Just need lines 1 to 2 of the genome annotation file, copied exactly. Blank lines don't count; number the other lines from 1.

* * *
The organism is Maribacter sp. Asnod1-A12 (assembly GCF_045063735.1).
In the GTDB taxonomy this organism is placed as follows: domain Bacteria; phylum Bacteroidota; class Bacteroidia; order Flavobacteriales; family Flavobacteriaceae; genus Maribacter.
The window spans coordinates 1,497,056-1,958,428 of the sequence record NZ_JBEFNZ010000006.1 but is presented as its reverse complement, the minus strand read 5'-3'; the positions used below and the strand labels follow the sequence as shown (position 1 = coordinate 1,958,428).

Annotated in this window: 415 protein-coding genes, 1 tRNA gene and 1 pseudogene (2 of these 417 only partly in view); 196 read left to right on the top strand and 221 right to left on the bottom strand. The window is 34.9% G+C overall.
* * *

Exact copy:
The organism is Maribacter sp. Asnod1-A12 (assembly GCF_045063735.1).
In the GTDB taxonomy this organism is placed as follows: domain Bacteria; phylum Bacteroidota; class Bacteroidia; order Flavobacteriales; family Flavobacteriaceae; genus Maribacter.